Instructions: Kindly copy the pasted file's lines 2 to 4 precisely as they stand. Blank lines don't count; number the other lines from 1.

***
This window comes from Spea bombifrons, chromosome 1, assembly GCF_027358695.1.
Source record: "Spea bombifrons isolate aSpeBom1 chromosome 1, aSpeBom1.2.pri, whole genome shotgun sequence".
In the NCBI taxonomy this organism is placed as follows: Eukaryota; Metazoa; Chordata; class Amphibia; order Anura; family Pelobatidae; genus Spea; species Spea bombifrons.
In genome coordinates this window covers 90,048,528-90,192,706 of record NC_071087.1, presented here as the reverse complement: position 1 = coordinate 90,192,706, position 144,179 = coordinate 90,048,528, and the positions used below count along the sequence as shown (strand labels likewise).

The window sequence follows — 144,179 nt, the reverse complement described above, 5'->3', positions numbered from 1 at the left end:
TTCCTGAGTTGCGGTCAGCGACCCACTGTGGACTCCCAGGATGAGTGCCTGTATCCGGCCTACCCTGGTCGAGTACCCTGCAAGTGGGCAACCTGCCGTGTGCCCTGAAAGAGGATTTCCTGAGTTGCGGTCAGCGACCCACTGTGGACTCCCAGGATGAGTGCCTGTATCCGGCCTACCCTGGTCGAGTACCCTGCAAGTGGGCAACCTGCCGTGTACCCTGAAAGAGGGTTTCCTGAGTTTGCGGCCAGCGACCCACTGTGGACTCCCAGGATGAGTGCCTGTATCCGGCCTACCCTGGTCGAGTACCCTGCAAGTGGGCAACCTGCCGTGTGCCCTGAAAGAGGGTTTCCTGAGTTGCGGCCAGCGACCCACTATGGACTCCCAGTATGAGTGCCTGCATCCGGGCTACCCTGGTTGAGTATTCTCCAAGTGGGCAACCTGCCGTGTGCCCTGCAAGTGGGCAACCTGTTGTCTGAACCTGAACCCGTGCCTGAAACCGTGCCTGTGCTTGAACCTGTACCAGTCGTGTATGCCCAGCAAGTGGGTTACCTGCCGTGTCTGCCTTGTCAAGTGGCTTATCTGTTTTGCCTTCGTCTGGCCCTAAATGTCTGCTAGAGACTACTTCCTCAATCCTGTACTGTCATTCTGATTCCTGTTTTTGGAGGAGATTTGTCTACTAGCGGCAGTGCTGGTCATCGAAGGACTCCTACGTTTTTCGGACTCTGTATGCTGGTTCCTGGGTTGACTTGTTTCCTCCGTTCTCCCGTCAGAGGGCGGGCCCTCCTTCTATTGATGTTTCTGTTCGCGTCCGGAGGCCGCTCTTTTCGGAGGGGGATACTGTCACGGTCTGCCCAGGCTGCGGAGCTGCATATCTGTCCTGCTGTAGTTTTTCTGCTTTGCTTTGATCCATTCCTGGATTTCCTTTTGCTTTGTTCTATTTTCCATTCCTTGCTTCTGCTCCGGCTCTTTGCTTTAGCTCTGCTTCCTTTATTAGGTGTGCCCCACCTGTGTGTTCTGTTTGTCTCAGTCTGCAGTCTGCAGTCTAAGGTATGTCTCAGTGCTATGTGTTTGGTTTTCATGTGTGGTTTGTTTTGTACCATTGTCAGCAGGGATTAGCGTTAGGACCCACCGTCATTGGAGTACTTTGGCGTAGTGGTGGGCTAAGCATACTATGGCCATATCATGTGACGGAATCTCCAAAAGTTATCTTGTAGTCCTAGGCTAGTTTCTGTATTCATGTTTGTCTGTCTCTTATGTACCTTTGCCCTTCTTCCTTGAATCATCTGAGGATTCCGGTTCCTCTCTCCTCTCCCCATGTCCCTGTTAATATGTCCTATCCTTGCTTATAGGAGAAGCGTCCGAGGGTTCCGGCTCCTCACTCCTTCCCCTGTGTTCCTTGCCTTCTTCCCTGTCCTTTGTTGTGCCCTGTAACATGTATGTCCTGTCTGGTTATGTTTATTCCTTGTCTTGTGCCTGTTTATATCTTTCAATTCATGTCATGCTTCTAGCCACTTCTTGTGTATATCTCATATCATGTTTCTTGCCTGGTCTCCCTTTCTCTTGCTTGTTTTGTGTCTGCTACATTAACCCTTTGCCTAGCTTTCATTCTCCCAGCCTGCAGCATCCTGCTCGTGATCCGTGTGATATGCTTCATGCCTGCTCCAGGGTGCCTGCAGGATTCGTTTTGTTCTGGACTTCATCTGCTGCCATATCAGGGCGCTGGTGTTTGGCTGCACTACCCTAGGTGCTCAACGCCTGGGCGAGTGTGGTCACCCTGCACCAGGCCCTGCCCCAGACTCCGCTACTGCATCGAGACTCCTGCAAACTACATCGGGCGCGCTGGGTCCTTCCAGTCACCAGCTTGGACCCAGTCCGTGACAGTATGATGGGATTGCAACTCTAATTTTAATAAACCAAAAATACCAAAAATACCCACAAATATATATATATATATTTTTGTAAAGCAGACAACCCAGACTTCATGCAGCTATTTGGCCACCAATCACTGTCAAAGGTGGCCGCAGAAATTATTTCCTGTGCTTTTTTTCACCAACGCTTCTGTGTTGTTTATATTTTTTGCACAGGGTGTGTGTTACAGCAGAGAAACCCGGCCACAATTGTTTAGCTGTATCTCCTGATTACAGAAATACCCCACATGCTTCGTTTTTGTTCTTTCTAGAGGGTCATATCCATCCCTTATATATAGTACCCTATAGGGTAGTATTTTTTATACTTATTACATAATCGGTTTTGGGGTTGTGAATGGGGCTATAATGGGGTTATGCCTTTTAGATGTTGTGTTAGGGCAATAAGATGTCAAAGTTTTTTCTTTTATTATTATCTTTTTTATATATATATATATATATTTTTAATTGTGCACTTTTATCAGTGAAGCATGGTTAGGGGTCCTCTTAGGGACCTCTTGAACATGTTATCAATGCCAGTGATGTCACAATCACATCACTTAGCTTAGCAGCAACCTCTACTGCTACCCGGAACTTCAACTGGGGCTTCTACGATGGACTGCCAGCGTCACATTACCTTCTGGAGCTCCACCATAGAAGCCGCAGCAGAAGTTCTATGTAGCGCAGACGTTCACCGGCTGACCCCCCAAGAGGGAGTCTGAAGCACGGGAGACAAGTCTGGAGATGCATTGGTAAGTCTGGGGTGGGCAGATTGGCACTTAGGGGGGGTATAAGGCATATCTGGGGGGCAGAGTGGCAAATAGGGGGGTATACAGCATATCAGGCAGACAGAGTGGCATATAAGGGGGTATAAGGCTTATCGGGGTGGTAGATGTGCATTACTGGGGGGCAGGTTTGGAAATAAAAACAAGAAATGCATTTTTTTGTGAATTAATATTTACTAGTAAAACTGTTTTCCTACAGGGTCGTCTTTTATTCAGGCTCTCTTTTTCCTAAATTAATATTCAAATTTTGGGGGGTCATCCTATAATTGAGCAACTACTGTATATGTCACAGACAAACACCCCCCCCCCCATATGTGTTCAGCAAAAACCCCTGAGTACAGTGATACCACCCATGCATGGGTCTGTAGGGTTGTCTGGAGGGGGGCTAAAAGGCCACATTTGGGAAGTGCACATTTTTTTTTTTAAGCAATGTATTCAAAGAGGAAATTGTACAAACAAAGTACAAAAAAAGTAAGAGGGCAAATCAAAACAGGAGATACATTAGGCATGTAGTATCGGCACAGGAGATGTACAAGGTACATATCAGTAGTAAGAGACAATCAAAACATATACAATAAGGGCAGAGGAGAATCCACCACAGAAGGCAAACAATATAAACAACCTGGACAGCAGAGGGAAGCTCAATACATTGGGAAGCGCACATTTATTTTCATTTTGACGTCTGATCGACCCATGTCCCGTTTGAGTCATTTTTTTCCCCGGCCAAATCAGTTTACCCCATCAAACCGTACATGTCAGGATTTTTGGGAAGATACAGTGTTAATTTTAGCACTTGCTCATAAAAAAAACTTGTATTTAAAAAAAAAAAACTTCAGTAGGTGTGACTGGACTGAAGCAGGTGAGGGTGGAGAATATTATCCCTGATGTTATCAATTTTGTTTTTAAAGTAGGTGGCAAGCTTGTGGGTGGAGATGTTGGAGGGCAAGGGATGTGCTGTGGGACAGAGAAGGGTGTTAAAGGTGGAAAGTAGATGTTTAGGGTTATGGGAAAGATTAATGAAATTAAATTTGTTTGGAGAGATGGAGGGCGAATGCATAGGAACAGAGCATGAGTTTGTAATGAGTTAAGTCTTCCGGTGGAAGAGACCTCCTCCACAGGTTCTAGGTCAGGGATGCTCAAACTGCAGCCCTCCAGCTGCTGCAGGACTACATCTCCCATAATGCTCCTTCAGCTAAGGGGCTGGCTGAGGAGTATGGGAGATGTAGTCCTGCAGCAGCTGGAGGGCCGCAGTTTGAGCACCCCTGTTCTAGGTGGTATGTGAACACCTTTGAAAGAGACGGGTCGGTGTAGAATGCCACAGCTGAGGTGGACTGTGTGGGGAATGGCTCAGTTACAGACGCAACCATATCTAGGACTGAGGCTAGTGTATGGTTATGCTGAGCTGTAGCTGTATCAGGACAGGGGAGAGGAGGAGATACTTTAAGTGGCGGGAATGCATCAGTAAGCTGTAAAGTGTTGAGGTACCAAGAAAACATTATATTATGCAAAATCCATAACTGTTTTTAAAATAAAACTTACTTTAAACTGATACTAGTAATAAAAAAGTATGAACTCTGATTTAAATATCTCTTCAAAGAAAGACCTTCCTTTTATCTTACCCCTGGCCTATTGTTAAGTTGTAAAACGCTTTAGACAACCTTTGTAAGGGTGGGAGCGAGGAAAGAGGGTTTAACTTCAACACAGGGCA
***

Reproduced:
Source record: "Spea bombifrons isolate aSpeBom1 chromosome 1, aSpeBom1.2.pri, whole genome shotgun sequence".
In the NCBI taxonomy this organism is placed as follows: Eukaryota; Metazoa; Chordata; class Amphibia; order Anura; family Pelobatidae; genus Spea; species Spea bombifrons.
In genome coordinates this window covers 90,048,528-90,192,706 of record NC_071087.1, presented here as the reverse complement: position 1 = coordinate 90,192,706, position 144,179 = coordinate 90,048,528, and the positions used below count along the sequence as shown (strand labels likewise).